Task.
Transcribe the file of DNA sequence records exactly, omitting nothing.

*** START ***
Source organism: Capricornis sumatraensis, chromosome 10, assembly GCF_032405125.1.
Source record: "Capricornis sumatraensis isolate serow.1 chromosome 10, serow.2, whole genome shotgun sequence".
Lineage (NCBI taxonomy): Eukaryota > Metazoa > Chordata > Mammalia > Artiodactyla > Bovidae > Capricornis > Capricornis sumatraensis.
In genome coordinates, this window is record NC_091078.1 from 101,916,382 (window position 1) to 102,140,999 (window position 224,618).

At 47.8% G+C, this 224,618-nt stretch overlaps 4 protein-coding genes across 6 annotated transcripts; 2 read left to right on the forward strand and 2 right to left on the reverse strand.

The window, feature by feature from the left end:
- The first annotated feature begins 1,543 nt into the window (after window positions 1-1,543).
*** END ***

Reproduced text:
Source organism: Capricornis sumatraensis, chromosome 10, assembly GCF_032405125.1.
Source record: "Capricornis sumatraensis isolate serow.1 chromosome 10, serow.2, whole genome shotgun sequence".
Lineage (NCBI taxonomy): Eukaryota > Metazoa > Chordata > Mammalia > Artiodactyla > Bovidae > Capricornis > Capricornis sumatraensis.
In genome coordinates, this window is record NC_091078.1 from 101,916,382 (window position 1) to 102,140,999 (window position 224,618).

At 47.8% G+C, this 224,618-nt stretch overlaps 4 protein-coding genes across 6 annotated transcripts; 2 read left to right on the forward strand and 2 right to left on the reverse strand.

The window, feature by feature from the left end:
- The first annotated feature begins 1,543 nt into the window (after window positions 1-1,543).